What is an annotated corpus?

An annotated corpus is not God's truth

One possible annotation, ... ... and an alternative
( (CP-QUE (WNP-1 (WPRO What))
          (IP-SUB (NP-OB1 *T*-1)
                  (BEP is)
                  (NP-SBJ (D an)
                          (VAN annotated)
                          (N corpus)))
          (. ?)))

( (CP-QUE (WNP-1 (WPRO What))
          (BEP-2 is)
          (IP-SUB (NP-SBJ (D an)
                          (ADJ annotated)
                          (N corpus))
                  (VP (BEP *T*-2)
                      (NP-PRD *T*-1)))
          (. ?)))

Structural ambiguity is endemic

High adverb attachment, ... ... or low?
( (TP (NP-SBJ (PRO They))
      (T' (ADVP (ADV always))
          (T' (T past)
              (VP (V' (VBD admitted)
                      (NP-OB1 any error)))))
      (. .)))

( (TP (NP-SBJ (PRO They))
      (T' (T past)
          (VP (V' (ADVP (ADV always))
                  (V' (VBD admitted)
                      (NP-OB1 any error)))))
      (. .)))

( (TP (NP-SBJ (PRO They))
      (T' (ADVP (ADV always))
          (T' (T would)
              (VP (V' (VB admit)
                      (NP-OB1 any error)))))
      (. .)))

( (TP (NP-SBJ (PRO They))
      (T' (T would)
          (VP (V' (ADVP (ADV always))
                  (V' (VB admit)
                      (NP-OB1 any error)))))
      (. .)))

Some noteworthy annotation conventions in the Penn Historical Corpora

( (IP-MAT (NP-SBJ (PRO They))
          (ADVP-TMP (ADV always))
          (VBD admitted)
          (NP-OB1 (Q any) (N error))
          (. .)))

( (CP-QUE (WNP-1 (WPRO What))
          (IP-SUB (NP-OB1 *T*-1)
                  (BEP is)
                  (NP-SBJ (D an)
                          (VAN annotated)
                          (N corpus)))
          (. ?)))

Searching corpora with CorpusSearch

A corpus without a search program is like the Internet without a search engine. (Beth Randall)

Funding acknowledgments

Some simple queries

Literal matches


( (IP-MAT (NP-SBJ (PRO He))
          (VBD said)
          (CP-THT (C that)
                  (IP-SUB (NP-SBJ (PRO he))
                          (BED was)
                          (VAG coming)))
          (. .)))

node: CP-THT

// next line matches "that"
query: (C iDoms that)


( (IP-MAT (NP-SBJ (PRO He))
          (VBD said)
          (CP-THT (C 0)
                  (IP-SUB (NP-SBJ (PRO he))
                          (BED was)
                          (VAG coming)))
          (. .)))

node: CP-THT

// next line matches "0"
query: (C iDoms 0)

Matching alternatives


( (IP-MAT (NP-SBJ (PRO He))
          (VBD sayde)
          (CP-THT (C +tat)
                  (IP-SUB (NP-SBJ (PRO he))
                          (BED was)
                          (VAG cumyng)))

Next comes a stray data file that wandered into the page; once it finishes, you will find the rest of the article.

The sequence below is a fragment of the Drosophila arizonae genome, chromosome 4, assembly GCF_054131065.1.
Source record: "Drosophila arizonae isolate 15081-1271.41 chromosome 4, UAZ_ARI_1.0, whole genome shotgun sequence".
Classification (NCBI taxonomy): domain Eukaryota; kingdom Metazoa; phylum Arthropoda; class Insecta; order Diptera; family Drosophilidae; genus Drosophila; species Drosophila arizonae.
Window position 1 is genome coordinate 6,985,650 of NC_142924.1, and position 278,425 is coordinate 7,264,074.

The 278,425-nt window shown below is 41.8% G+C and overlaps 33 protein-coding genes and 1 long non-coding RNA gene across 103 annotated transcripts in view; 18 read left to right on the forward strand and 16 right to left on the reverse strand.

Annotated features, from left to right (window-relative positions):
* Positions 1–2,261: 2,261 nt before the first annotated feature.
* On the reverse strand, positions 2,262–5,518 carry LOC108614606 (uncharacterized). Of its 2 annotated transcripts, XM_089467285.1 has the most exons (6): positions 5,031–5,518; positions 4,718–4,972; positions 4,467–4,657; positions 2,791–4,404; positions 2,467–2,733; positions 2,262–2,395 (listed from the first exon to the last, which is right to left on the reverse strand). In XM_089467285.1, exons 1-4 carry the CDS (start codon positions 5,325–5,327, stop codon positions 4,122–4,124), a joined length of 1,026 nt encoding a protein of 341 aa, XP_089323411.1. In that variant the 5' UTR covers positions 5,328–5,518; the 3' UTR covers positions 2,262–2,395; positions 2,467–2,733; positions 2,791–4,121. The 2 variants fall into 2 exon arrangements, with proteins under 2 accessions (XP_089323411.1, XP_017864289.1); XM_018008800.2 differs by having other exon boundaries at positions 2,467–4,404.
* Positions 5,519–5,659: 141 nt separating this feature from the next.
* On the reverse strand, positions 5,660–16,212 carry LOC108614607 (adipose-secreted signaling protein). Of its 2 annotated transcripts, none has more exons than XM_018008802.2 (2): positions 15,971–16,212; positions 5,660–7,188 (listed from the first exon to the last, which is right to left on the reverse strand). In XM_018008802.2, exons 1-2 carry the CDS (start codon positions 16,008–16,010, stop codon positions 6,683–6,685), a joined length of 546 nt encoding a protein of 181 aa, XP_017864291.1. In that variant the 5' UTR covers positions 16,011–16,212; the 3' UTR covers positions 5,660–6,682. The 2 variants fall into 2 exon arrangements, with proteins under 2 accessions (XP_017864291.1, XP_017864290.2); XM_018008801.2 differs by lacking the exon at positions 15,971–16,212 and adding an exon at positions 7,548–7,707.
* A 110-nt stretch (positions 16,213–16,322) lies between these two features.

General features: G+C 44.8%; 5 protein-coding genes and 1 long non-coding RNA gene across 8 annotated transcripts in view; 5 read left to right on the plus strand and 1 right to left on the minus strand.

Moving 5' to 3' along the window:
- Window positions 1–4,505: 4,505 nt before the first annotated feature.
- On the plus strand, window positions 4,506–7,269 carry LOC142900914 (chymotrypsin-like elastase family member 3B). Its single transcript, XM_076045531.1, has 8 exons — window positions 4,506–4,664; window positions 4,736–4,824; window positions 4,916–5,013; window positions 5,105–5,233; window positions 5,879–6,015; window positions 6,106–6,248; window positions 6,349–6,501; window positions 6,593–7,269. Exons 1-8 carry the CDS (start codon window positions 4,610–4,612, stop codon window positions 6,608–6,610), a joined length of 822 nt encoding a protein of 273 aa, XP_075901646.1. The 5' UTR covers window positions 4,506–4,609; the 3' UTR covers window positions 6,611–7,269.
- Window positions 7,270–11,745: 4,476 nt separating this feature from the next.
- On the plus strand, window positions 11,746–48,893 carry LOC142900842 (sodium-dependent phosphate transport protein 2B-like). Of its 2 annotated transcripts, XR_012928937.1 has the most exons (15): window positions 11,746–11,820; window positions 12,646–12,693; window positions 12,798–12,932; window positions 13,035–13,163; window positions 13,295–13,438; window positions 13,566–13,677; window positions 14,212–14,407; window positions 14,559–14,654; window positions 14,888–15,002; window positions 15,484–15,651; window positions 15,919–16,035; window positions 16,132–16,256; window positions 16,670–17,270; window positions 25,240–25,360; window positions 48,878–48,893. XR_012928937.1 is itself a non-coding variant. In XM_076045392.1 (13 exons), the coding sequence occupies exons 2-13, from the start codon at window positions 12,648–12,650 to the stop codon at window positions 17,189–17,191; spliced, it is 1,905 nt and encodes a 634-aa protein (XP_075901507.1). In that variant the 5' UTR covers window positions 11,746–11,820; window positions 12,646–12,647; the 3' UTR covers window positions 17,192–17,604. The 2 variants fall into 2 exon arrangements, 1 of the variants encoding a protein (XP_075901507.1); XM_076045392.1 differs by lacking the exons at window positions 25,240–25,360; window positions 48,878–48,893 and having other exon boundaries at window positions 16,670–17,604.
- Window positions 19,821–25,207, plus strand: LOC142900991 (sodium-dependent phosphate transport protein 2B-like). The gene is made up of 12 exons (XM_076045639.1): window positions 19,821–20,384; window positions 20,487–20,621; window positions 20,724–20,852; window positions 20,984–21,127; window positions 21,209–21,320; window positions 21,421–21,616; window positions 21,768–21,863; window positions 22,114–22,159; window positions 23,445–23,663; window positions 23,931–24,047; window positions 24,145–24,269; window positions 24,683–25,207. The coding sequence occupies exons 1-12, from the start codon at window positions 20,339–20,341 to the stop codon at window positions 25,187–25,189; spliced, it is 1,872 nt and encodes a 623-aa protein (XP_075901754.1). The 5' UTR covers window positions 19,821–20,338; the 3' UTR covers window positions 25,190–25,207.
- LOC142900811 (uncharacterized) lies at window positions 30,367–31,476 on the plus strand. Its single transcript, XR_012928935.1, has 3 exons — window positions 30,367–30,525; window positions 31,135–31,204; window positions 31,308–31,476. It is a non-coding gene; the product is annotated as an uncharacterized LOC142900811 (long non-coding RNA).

(. .)))

node: CP-THT

// "pipe" matches alternatives
query: (C iDoms that|+tat)


( (IP-MAT (NP-SBJ (PRO He))
          (VBD said)
          (CP-THT (C That)
                  (IP-SUB (NP-SBJ (PRO he))
                          (BED was)
                          (VAG coming)))
          (. .)))

node: CP-THT

// square brackets also match alternatives
query: (C iDoms [tT]hat|+[tT]at)

Reverse matches


( (IP-MAT (NP-SBJ (PRO He))
          (VBD sayde)
          (CP-THT (C +tatt)
                  (IP-SUB (NP-SBJ (PRO he))
                          (BED was)
                          (VAG cumyng)))
          (. .)))

node: CP-THT

// "bang" matches anything except what follows it
query: (C iDoms !0)

Finding the denominator directly

node:  CP-THT

query: (C iDoms [tT]hat|+[tT]hat|0)

node:  CP-THT

query: (C iDoms 0|!0)

node:  CP-THT

query: (C exists)

A first result: Silent vs. overt Comp

Proportion of silent complementizers in ordinary and degree complement clause over time
(click here for graph)
  before 1149 1150-1249 1250-1349 1350-1419 1420-1499 1500-1569 1570-1639 1640-1699 1700-1749 1750-1799 1800-1849 1850-1914
Ordinary complement clauses
p 0.01 0.05 0.02 0.07 0.31 0.27 0.38 0.46 0.53 0.33 0.37 0.26
Total N 16,718 1,487 371 3,379 2,060 5,258 5,378 5,952 2,488 1,397 2,089 2,332
Degree complement clauses
p 0.00 0.01 0.02 0.03 0.06 0.08 0.09 0.11 0.08 0.01 0.07 0.02
Total N 675 274 87 366 296 530 478 653 307 107 116 115

More complex queries

CED violations

The trace in (1) violates the Condition on Extraction Domains (CED) (Huang 1982), which rules out movement out of adjuncts.

(1) ... Italy would have emerged as a reasonably respectable nation, capable of determining her own future,
a country which adventurous foreigners would think twice before attacking _t_.
(Luigi Barzini. 1964. The Italians. 298.)

(CP-REL (WNP-1 which)
        (IP-SUB (NP-SBJ adventurous foreigners)
                (MD would)
                (VB think)
                (ADVP-TMP twice)
                (PP (P before)